Adult and non-formal education in Guyana: A report on a situational analysis of adult education in Guyana

dc.contributor.authorHarvey, Franklin
dc.contributor.authorWhelan, Ian
dc.contributor.authorJailall, Peter
dc.contributor.authorSingh, L. P.
dc.descriptionPrepared by the Building Community Capacity Project (BCCP), A Canadian International Development Agency (CIDA) Project, as part of its assistance to the Adult Education Association of Guyanaen_US
dc.description.abstractThis study sought to help the Adult Education Association (AEA) and others to develop an enhanced understanding of the context of adult education (AE) in Guyana, and to have up-to-date information on the AE subsector for decision making on strategic priorities, programmes and organizational needs. The study was intended to address: 1) the role, importance, impact, and size of the AE subsector within the broader education sector; 2) the relationship between official government policy and support for adult training and AE programmes and delivery models; 3) the strengths and weaknesses of programmes, delivery models, and organizational methods in the AE subsector to effectively respond to conditions, stakeholders’ needs, and problems. 4) the financing of AE; and 5) the relationships among the institutions and organizations involved in AE. The methodology involved documentary review, analysis of policy and statistics, and consultation with AE providers (50); tutors, students, graduates and community groups (24); and private and government sector employers and their organizations (18). After briefly setting the historical and geographical context, and the possibilities for AE, the report examines the specific educational context of non-formal AE in Guyana. It then: 1) outlines the former school sector and analyses data that show the bearing of the formal sector on AE; 2) describes the technical and vocational educational and training (TVET) and higher education subsector, which is both AE in its own right and a subsector to which non-formal AE provision must frequently relate; 3) describes what the non-formal AE subsector is doing in Guyana, what its participants and others say about it, and its potential; 4) presents and discusses the views of the main stakeholders in AE; 5) raises key gender issues in AE in Guyana; 6) discusses collaboration in the AE subsector, and 7) presents a view of the total picture and the key proposals drawn from it.en_US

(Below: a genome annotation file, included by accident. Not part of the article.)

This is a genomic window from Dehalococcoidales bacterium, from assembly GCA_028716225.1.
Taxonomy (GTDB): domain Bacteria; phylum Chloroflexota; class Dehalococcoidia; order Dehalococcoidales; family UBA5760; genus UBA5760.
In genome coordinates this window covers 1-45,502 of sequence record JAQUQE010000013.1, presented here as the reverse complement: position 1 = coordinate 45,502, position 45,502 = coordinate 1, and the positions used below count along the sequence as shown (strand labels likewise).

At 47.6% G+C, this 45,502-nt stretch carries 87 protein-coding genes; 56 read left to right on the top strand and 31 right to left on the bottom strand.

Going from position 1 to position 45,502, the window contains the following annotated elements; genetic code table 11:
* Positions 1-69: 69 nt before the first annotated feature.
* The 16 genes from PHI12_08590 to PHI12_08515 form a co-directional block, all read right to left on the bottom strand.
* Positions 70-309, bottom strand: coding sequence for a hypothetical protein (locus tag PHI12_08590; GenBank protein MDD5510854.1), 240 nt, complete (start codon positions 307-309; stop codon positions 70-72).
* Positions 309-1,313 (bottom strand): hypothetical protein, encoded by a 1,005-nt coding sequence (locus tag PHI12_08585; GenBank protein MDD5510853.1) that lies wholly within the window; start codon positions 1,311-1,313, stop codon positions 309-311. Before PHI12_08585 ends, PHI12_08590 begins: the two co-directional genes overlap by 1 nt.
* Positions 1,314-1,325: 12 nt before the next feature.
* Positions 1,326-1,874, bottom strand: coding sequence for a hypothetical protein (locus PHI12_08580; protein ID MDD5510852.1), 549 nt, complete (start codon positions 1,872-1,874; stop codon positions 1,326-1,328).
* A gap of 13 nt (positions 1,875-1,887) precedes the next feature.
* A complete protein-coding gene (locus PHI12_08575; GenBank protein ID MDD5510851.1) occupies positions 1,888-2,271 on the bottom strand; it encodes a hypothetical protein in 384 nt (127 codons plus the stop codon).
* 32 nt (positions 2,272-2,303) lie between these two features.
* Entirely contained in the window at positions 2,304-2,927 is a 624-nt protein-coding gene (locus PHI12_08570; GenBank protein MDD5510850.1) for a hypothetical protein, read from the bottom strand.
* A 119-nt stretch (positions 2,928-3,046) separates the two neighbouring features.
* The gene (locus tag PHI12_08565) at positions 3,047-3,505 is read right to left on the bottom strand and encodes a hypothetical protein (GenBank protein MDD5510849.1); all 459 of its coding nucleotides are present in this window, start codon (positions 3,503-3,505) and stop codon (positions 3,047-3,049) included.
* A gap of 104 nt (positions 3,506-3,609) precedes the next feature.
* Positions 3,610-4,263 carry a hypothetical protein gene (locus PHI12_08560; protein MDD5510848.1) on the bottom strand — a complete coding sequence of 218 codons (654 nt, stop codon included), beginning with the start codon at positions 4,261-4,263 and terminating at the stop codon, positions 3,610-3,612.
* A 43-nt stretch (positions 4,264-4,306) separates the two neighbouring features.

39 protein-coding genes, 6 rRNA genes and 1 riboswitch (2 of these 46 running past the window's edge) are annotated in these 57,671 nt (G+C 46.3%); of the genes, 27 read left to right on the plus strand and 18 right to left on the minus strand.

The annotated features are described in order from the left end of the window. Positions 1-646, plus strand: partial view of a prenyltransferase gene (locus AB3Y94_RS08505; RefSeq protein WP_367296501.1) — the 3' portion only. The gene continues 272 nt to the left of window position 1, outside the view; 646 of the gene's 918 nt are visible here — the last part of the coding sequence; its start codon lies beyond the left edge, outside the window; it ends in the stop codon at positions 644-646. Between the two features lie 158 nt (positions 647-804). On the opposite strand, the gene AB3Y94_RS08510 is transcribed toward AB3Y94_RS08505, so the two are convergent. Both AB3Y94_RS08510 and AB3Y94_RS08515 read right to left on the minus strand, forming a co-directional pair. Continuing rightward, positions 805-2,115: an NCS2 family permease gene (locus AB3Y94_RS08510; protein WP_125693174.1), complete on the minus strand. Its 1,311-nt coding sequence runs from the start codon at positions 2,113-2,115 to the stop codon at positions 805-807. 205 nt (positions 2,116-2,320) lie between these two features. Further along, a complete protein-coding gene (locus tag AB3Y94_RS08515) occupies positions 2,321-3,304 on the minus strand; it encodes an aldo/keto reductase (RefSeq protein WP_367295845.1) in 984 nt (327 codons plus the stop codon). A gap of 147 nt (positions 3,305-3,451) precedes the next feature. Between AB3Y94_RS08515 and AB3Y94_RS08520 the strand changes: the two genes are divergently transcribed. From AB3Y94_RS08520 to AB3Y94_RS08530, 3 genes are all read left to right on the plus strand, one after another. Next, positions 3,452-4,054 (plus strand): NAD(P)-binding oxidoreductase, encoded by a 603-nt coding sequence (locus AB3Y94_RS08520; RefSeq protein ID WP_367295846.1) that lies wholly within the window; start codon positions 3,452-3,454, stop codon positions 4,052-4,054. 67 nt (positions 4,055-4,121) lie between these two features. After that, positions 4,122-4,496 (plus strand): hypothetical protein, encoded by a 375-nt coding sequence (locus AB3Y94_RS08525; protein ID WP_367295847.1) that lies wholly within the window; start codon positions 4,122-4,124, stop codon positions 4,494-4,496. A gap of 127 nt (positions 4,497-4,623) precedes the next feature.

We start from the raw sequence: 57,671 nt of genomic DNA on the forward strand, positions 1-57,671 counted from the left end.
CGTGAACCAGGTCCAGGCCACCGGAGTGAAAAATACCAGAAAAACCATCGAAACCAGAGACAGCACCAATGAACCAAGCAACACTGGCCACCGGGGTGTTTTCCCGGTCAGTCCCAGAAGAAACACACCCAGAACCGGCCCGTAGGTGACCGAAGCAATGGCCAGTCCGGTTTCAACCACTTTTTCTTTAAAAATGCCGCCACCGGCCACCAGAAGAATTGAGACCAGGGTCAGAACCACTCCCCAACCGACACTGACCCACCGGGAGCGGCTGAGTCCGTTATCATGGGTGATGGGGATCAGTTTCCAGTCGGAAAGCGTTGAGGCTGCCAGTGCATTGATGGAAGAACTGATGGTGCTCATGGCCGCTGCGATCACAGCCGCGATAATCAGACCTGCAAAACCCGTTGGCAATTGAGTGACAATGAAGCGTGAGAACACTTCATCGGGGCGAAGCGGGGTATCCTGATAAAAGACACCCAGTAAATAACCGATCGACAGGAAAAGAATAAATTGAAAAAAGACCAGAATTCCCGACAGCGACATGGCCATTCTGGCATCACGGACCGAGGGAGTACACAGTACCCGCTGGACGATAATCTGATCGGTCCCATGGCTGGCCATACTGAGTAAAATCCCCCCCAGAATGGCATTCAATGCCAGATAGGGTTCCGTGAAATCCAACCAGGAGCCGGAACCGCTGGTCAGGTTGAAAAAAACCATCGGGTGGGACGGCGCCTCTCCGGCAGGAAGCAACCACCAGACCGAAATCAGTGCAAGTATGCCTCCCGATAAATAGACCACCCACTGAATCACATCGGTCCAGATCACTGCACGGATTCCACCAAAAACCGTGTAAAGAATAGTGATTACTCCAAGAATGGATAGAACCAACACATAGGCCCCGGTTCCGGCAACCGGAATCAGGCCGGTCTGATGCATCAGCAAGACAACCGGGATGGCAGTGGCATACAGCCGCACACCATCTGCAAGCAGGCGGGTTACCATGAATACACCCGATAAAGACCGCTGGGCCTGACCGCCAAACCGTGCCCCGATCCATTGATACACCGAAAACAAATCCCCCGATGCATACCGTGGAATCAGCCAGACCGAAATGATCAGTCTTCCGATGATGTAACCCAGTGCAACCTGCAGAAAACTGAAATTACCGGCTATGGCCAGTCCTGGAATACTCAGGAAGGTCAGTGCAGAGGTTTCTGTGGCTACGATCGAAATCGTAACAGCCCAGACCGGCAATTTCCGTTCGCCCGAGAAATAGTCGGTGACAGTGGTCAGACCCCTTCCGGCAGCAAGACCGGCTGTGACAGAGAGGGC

dc.identifier.otherCERIS - 186:36
dc.subjectNon-formal educationen_US
dc.titleAdult and non-formal education in Guyana: A report on a situational analysis of adult education in Guyanaen_US


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